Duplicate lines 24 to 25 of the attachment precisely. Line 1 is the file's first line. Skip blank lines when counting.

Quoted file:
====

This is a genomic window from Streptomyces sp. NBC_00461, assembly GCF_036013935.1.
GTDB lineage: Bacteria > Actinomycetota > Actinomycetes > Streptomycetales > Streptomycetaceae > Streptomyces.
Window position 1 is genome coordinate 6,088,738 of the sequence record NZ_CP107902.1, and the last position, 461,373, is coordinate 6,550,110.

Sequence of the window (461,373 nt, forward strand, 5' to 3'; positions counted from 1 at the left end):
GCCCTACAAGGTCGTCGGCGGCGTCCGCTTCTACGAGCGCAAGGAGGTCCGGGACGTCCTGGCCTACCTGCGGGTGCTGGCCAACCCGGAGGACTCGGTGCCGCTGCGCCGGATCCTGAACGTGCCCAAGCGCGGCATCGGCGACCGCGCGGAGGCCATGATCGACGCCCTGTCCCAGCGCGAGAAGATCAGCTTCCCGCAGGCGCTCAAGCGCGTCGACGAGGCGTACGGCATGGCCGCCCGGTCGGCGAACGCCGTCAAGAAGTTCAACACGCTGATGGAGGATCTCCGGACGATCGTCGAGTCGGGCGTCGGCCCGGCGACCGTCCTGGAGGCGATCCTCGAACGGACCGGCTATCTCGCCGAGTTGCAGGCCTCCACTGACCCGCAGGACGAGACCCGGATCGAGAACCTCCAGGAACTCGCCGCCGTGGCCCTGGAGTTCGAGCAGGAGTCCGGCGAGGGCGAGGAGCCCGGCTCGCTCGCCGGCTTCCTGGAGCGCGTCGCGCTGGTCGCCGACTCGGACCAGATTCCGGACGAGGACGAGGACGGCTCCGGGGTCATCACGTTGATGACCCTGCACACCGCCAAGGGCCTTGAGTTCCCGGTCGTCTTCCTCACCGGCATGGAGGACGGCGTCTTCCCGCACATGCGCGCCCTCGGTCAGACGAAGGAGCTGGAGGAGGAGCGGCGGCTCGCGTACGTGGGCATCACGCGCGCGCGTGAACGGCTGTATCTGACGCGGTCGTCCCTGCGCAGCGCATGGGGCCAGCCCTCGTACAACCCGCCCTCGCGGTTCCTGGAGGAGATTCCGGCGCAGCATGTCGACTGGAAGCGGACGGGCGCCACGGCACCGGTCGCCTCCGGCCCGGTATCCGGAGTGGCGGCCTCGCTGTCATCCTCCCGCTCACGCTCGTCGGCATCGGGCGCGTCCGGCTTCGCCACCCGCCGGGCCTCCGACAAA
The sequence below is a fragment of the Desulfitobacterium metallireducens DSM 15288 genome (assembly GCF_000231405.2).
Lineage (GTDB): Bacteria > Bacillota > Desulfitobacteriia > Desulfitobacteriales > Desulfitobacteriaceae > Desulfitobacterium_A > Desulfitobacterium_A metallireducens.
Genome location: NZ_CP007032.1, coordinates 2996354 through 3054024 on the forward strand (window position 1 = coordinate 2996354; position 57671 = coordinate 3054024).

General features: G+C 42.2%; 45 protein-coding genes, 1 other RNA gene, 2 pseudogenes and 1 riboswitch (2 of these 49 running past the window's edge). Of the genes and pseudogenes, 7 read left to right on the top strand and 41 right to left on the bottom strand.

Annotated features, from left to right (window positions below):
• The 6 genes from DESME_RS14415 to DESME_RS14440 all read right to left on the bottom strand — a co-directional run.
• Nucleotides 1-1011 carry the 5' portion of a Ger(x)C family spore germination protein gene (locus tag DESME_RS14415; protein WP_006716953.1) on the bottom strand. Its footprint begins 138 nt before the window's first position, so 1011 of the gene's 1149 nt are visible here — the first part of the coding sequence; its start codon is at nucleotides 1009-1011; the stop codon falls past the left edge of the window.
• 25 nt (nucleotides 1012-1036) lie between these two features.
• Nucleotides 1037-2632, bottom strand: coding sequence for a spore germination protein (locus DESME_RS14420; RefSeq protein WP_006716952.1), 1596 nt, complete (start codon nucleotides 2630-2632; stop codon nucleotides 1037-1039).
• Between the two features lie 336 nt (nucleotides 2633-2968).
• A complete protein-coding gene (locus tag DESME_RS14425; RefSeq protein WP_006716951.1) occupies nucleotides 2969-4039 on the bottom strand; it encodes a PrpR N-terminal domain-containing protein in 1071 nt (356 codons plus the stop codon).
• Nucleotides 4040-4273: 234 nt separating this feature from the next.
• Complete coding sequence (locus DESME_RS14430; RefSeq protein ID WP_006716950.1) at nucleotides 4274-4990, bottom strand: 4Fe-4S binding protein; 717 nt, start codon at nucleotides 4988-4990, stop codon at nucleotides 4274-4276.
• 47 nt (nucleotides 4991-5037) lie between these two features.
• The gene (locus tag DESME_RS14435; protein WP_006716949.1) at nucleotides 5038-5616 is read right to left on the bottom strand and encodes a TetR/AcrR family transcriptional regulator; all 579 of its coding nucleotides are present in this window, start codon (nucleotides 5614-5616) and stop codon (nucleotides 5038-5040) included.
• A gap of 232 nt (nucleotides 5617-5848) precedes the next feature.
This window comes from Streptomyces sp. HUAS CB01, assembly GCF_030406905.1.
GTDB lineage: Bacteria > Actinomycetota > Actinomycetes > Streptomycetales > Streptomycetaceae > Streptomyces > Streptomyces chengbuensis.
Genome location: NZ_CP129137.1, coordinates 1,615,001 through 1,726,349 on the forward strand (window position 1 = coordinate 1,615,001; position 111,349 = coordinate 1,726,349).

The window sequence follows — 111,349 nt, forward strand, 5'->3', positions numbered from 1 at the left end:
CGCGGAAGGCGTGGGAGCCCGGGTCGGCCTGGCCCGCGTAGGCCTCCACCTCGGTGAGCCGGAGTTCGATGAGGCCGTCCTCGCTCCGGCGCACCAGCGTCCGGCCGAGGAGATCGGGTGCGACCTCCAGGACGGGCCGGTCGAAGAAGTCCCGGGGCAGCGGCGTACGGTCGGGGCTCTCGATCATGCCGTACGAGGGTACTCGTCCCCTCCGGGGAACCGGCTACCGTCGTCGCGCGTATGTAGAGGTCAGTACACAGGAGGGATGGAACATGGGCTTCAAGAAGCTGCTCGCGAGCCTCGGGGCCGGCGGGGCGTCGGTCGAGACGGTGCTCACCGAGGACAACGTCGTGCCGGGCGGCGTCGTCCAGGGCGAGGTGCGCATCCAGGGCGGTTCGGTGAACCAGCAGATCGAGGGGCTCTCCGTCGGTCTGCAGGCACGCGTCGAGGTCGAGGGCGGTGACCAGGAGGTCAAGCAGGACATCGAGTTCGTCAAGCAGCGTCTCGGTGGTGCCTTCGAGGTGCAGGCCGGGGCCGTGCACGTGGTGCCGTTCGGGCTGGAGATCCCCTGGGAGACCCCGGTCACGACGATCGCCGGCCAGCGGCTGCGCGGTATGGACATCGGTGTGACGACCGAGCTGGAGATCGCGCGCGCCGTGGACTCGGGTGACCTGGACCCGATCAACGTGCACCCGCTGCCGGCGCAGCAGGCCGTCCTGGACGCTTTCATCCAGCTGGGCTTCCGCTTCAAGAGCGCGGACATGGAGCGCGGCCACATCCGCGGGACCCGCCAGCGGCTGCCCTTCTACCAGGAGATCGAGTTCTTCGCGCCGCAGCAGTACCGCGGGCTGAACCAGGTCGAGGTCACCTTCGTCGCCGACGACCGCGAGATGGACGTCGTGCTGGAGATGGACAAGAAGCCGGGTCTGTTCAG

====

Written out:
Genome location: NZ_CP129137.1, coordinates 1,615,001 through 1,726,349 on the forward strand (window position 1 = coordinate 1,615,001; position 111,349 = coordinate 1,726,349).

The window sequence follows — 111,349 nt, forward strand, 5'->3', positions numbered from 1 at the left end: